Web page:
# Prove that the cubic has at least one of its four coefficients equals to or less than $-2$.

Suppose that $P(x)$ is a polynomial of degree $3$ with integer coefficients and that $P(1)=0,P(2)=0$. Prove that at least one of its four coefficients is equal to or less than $−2$.

We can write such a polynomial as $(x-1)(x-2)(ax+b) = a x^3-3 a x^2+2 a x+b x^2-3 b x+2 b$. What is the next step to prove that at least one of its four coefficients is equal to or less than $−2$?

• We have $ax^3+x^2(b-3a)+x(2a-3b)+2b$. Then I will show by contradiction that at least one of its coefficients is equal to or less than $-2$. Assume on the contrary the opposite. Then $b \geq -1, a \geq -1$. Then what? – user19405892 Dec 6 '15 at 15:55
• We have $ax^3+x^2(b-3a)+x(2a-3b)+2b$. If $a$ is negative we have $ax^3+x^2(b+3a)+x(-2a-3b)+2b$ for $a \geq 1$. We then see that $a$ can't be negative otherwise $x(2a-3b)$ will have a coefficient that is less than or equal to $-2$. Therefore, $a \geq 1$. We also have that $2b > -2$ and $b \geq 1$. – user19405892 Dec 6 '15 at 16:08
• @turkeyhundt $a$ is an integer. – rogerl Dec 6 '15 at 16:09
• We have $b-3a > -2; 2a-3b > -2$ and from that we get $1 \leq a < \dfrac{8}{7}$ implying that $a = 1$. Our polynomial then becomes $x^3+x^2(b-3)+x(2-3b)+2b$ and from which we obtain $1 < b < 4/3$, a contradiction. Therefore, at least one of its four coefficients is equal to or less than $-2$. – user19405892 Dec 6 '15 at 16:15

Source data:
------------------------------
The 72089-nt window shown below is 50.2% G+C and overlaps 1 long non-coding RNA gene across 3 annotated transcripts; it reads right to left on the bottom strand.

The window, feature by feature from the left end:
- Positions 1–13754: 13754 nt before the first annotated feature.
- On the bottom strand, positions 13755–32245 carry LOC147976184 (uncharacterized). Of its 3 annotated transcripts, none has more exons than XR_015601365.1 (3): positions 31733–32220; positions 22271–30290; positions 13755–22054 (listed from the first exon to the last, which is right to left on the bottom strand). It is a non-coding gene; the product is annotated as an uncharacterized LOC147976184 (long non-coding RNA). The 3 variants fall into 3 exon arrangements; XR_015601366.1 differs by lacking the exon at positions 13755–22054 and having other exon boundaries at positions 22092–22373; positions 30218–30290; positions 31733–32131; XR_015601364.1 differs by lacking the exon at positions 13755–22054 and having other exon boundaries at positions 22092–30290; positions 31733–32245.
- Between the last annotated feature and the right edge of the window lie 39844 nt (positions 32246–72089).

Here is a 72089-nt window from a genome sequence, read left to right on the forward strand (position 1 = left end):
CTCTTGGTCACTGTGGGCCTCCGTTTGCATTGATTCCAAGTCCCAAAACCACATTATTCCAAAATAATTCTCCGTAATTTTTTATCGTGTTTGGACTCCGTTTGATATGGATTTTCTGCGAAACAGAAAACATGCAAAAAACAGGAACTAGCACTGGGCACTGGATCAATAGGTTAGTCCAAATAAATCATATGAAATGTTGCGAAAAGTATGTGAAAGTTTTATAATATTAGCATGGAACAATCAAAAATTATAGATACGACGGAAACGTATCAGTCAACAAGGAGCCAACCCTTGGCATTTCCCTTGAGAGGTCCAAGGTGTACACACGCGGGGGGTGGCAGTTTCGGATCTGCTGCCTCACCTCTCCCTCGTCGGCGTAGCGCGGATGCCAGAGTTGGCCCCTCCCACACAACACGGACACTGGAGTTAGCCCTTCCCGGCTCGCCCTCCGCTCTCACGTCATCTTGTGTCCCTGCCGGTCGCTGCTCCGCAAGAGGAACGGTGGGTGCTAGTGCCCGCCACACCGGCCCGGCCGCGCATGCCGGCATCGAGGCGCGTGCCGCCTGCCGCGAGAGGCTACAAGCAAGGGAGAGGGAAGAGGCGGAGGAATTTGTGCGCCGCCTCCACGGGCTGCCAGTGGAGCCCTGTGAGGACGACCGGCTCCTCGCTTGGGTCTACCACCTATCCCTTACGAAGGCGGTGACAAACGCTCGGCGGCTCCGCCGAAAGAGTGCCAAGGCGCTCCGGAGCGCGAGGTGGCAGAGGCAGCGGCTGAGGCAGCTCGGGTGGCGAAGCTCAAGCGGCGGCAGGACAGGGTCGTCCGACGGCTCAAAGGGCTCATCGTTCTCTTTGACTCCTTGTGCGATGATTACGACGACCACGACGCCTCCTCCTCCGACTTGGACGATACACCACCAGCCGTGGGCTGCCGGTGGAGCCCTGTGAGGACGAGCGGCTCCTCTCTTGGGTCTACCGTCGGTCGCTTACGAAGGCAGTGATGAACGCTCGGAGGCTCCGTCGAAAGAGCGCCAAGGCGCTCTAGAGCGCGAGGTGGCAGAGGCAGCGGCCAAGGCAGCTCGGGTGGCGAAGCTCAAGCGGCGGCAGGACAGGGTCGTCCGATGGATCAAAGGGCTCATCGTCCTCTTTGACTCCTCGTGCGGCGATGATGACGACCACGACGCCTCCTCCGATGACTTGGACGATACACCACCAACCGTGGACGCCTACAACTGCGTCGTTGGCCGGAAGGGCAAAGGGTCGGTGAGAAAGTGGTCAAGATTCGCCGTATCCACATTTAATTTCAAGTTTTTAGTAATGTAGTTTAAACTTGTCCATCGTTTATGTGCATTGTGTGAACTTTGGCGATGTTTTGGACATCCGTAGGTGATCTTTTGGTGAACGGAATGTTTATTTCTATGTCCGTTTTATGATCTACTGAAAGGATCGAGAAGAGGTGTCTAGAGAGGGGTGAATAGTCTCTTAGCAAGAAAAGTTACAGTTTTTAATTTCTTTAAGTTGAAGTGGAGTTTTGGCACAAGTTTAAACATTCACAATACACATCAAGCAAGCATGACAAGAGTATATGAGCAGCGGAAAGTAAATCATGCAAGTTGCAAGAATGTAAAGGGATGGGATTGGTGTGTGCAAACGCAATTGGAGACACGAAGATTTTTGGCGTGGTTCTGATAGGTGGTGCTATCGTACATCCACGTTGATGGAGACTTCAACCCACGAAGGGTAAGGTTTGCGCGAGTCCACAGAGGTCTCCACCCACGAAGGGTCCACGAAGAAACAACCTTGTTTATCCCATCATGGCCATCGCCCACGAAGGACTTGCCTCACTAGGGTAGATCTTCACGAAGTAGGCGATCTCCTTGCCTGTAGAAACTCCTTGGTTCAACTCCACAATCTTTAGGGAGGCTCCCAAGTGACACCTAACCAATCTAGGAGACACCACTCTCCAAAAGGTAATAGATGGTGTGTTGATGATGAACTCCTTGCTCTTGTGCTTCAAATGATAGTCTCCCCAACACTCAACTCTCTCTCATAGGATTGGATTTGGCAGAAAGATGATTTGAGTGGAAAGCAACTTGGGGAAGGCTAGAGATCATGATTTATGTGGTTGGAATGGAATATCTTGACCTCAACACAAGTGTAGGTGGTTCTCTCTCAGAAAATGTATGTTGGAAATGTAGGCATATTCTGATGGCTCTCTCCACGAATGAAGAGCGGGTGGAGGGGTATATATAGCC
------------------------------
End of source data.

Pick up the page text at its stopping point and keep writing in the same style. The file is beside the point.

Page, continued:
• @rogerl Ha. It pays to read the original question. Thx. – turkeyhundt Dec 6 '15 at 16:20

Necessarily there is a third real root $x_0$. Then one has $$f(x)=x^3-(3-x_0)x^2+(2+3x_0)x-2x_0$$ We can verify that the system of inequalities $$-3+x_0>-2\iff x_0>1$$ and $$-2x_0>-2\iff x_0<1$$ is incompatible so one of the two considered coefficients must be $\le -2$
Let $P(x)=-(ax^3+bx^2+cx+d)$, where the negative sign out front allows us to reformulate the condition as one of the integer coefficients $a$, $b$, $c$, or $d$ is at least $2$. Now suppose the condition is not met, so $a,b,c,d\le1$.
The assumption $P(1)=0$ implies $a+b+c+d=0$. There are four possibilities:
$$\{a,b,c,d\}= \begin{cases} \{1,1,1,-3\}\\ \{1,1,-1,-1\}\\ \{1,0,0,-1\}\\ \{1,1,0,-2\}\\ \end{cases}$$
The first two cases can be dismissed because if all four coefficients are odd, then $P(2)$ is odd. The third case can be dismissed because no two powers of $2$ are equal, and the fourth case can be dismissed because no two powers of $2$ sum to another power of $2$.
Note, this proof applies, with a tiny extra argument, to any polynomial with at most $4$ nonzero (integer) coefficients. (The extra argument is to factor out and ignore the largest power of $x$ dividing the polynomial.)